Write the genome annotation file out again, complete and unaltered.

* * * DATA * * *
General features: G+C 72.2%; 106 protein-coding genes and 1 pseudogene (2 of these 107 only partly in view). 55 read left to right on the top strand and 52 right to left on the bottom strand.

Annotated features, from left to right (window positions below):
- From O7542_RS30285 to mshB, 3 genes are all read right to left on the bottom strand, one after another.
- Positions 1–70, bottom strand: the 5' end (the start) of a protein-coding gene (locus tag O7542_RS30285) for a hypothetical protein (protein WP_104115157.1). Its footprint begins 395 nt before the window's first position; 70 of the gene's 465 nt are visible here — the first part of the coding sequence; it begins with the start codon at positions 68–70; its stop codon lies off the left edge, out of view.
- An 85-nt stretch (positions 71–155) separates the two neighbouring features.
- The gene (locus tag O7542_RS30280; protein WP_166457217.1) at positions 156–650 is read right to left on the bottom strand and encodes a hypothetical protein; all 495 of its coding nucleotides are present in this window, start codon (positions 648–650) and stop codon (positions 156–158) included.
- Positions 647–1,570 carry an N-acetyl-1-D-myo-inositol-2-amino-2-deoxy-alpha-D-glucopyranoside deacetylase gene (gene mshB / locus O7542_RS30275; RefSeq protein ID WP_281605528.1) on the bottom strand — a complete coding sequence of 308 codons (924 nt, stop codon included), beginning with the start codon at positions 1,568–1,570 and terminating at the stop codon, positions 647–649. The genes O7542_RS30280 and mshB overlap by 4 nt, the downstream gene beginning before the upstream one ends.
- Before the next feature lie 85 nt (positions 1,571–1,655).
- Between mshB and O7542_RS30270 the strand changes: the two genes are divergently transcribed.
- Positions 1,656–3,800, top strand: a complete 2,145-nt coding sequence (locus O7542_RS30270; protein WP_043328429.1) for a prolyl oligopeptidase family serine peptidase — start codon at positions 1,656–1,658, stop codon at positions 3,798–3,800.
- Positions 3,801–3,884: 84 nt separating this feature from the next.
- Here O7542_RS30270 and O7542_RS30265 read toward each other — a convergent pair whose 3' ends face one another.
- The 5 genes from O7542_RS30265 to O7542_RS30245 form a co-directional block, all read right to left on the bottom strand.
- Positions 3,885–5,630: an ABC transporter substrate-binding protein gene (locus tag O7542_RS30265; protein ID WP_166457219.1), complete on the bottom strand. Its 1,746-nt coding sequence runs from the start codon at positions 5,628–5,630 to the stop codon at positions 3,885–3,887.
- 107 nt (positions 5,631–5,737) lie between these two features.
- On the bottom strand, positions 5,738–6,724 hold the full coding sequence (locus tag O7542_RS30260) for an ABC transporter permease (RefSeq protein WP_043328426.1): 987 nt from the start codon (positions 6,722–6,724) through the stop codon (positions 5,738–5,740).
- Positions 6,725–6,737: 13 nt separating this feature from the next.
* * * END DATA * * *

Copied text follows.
General features: G+C 72.2%; 106 protein-coding genes and 1 pseudogene (2 of these 107 only partly in view). 55 read left to right on the top strand and 52 right to left on the bottom strand.

Annotated features, from left to right (window positions below):
- From O7542_RS30285 to mshB, 3 genes are all read right to left on the bottom strand, one after another.
- Positions 1–70, bottom strand: the 5' end (the start) of a protein-coding gene (locus tag O7542_RS30285) for a hypothetical protein (protein WP_104115157.1). Its footprint begins 395 nt before the window's first position; 70 of the gene's 465 nt are visible here — the first part of the coding sequence; it begins with the start codon at positions 68–70; its stop codon lies off the left edge, out of view.
- An 85-nt stretch (positions 71–155) separates the two neighbouring features.
- The gene (locus tag O7542_RS30280; protein WP_166457217.1) at positions 156–650 is read right to left on the bottom strand and encodes a hypothetical protein; all 495 of its coding nucleotides are present in this window, start codon (positions 648–650) and stop codon (positions 156–158) included.
- Positions 647–1,570 carry an N-acetyl-1-D-myo-inositol-2-amino-2-deoxy-alpha-D-glucopyranoside deacetylase gene (gene mshB / locus O7542_RS30275; RefSeq protein ID WP_281605528.1) on the bottom strand — a complete coding sequence of 308 codons (924 nt, stop codon included), beginning with the start codon at positions 1,568–1,570 and terminating at the stop codon, positions 647–649. The genes O7542_RS30280 and mshB overlap by 4 nt, the downstream gene beginning before the upstream one ends.
- Before the next feature lie 85 nt (positions 1,571–1,655).
- Between mshB and O7542_RS30270 the strand changes: the two genes are divergently transcribed.
- Positions 1,656–3,800, top strand: a complete 2,145-nt coding sequence (locus O7542_RS30270; protein WP_043328429.1) for a prolyl oligopeptidase family serine peptidase — start codon at positions 1,656–1,658, stop codon at positions 3,798–3,800.
- Positions 3,801–3,884: 84 nt separating this feature from the next.
- Here O7542_RS30270 and O7542_RS30265 read toward each other — a convergent pair whose 3' ends face one another.
- The 5 genes from O7542_RS30265 to O7542_RS30245 form a co-directional block, all read right to left on the bottom strand.
- Positions 3,885–5,630: an ABC transporter substrate-binding protein gene (locus tag O7542_RS30265; protein ID WP_166457219.1), complete on the bottom strand. Its 1,746-nt coding sequence runs from the start codon at positions 5,628–5,630 to the stop codon at positions 3,885–3,887.
- 107 nt (positions 5,631–5,737) lie between these two features.
- On the bottom strand, positions 5,738–6,724 hold the full coding sequence (locus tag O7542_RS30260) for an ABC transporter permease (RefSeq protein WP_043328426.1): 987 nt from the start codon (positions 6,722–6,724) through the stop codon (positions 5,738–5,740).
- Positions 6,725–6,737: 13 nt separating this feature from the next.